In 2000, Bowen spent the entire field season with us as we drilled the ice fields of Kilimanjaro; resulting in the final chapter in his book. Unlocking the Secrets provided a detailed look into our research program and what it really takes to recover and produce the ice core paleoclimate histories from many of the world’s highest mountains.

Journalists … and Missourians

I first spoke with Madeleine Nash by telephone back in 1997 when she was Senior Science correspondent for Time. Three years later she and her photographer husband Tom Nash accompanied us to the top of the 18,700-foot Quelccaya Ice Cap in the Peruvian Andes.

Nash once told me that journalists are very like Missourians: “Don’t tell me! Show me!” Her experience on Quelccaya led to a real personal understanding of what actually goes into getting an ice core record from the top of a mountain, and her experience helped inspire at least a few chapters in her book El Niño: Unlocking the Secrets of the Master Weather-Maker published in 2002, in which Quelccaya appears in the title of two chapters.

Nash’s Quelccaya experience played a role also in Time‘s August 20, 2001, feature “America’s Best in Science and Medicine – The Iceman.”

Our research team’s interactions with Madeleine and Tom Nash have continued through the years, and in 2006 they joined us in the field again on an expedition to the Naimona’nyi Mountain in the western Himalayas. Their experiences with us led to the article, which she describes elsewhere in The Yale Forum, for the July 2007 issue of Smithsonian magazine titled: “Chronicling the Ice.”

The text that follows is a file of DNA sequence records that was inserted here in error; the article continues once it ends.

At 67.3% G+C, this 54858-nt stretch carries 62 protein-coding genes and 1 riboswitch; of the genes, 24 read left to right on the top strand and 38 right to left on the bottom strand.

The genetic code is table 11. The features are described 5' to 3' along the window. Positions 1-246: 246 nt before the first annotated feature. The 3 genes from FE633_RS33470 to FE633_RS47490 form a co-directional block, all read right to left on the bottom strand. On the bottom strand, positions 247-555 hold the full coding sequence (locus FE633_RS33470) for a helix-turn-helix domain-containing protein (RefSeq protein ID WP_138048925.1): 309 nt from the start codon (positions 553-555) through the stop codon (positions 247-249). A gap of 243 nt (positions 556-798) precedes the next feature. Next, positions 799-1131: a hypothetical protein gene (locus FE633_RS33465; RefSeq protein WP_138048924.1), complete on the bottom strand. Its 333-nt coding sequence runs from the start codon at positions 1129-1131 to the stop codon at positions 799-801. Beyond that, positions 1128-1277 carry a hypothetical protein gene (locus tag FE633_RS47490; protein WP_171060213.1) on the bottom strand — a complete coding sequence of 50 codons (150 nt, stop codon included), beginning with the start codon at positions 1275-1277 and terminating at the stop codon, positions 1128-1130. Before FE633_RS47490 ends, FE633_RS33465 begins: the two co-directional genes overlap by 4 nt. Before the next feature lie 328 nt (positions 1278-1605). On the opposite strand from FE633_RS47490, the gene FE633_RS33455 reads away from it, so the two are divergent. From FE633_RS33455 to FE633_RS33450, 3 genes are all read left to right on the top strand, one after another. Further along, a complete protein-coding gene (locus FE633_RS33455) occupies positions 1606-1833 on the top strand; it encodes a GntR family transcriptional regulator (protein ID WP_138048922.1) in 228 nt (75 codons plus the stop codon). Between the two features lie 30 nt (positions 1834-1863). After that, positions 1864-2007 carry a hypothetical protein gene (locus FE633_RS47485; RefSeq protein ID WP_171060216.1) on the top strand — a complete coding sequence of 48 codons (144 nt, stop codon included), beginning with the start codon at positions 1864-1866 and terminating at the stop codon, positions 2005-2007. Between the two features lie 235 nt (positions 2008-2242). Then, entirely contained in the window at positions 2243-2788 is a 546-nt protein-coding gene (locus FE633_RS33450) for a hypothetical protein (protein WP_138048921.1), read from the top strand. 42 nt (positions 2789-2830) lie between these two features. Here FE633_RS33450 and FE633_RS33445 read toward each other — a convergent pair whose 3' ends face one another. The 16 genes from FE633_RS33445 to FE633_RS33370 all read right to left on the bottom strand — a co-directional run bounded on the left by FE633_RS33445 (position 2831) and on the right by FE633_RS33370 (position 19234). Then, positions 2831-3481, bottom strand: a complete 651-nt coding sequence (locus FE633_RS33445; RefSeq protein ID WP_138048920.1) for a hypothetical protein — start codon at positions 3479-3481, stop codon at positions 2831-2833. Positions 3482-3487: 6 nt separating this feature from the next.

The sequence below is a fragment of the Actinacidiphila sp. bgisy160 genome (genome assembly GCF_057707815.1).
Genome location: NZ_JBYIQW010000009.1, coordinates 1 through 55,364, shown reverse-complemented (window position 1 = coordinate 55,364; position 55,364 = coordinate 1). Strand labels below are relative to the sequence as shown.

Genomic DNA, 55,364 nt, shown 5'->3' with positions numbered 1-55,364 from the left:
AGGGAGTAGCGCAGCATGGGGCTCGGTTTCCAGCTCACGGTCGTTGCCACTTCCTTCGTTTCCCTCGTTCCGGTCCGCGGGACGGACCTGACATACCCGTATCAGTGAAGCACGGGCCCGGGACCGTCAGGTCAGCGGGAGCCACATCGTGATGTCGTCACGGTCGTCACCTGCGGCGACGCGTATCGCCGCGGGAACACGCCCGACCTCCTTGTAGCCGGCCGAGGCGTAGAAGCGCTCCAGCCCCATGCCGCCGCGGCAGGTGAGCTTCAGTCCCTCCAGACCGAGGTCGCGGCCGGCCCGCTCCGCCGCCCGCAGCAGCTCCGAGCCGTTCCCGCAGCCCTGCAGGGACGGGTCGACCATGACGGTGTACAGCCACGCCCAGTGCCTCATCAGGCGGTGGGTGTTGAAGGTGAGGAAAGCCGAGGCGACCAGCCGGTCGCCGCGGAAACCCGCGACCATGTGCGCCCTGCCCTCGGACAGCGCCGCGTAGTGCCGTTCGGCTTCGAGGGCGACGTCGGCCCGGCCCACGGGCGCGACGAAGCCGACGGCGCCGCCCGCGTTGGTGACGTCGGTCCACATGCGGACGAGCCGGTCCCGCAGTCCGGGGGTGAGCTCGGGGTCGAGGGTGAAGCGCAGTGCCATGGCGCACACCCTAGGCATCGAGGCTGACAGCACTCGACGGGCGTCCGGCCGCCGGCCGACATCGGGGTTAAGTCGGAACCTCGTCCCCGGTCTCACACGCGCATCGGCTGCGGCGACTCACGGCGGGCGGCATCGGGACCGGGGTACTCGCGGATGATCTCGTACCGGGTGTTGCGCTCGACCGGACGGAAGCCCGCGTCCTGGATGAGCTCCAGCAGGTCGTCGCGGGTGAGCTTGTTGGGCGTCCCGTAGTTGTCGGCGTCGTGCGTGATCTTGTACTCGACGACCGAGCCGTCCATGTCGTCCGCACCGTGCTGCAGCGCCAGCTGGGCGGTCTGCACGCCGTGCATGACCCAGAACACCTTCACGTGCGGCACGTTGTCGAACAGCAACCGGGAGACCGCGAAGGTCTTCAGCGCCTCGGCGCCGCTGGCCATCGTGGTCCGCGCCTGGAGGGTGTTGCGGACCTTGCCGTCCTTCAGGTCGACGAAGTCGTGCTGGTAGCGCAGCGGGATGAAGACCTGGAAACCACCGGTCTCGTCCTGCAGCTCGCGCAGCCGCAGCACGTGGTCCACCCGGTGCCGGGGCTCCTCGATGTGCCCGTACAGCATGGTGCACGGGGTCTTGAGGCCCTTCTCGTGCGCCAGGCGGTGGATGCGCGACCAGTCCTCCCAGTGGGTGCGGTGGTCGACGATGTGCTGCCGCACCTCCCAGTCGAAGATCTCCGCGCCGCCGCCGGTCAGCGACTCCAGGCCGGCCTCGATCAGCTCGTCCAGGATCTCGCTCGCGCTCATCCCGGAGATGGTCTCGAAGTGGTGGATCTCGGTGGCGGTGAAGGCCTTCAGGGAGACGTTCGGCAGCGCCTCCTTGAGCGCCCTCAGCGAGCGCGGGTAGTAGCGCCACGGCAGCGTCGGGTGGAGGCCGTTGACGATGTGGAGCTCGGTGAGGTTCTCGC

Through first-hand media involvement with science, we can reach so many more people than we possibly can as academics lecturing in classrooms or publishing articles in professional journals.

To affect public opinion, we must be able to reach large audiences with understandable messages expressed in interesting and engaging ways. Our experience with journalists in the field has so far been positive for us as scientists and also, I’m confident, for the journalists, on both a personal and a professional level.

Journalists, like scientists and students, are often inspired by the high-elevation research experience. Field experiences under extreme conditions in remote locations are how one learns the most about themselves and other members of the team. On high mountain peaks, especially above 20,000 feet, there is not much air, and it is often cold and windy; even dealing with simple daily routines like eating, sleeping and attending to one’s hygiene can be an ordeal.

Under these circumstances it becomes quite clear what is important in life, and objectives like staying healthy, climbing the mountain, and doing the job become paramount. Both science and a more informed public are beneficiaries of this experience.

When it comes to journalists, keep in mind the analogy to Missourians: Don’t just tell them, show them.

Also see: Covering Climate At Nearly 20,000 Feet By J. Madeleine Nash


Lonnie G. Thompson is Distinguished University Professor in the Department of Geological Sciences and a Research Scientist, Byrd Polar Research Center, at The Ohio State University.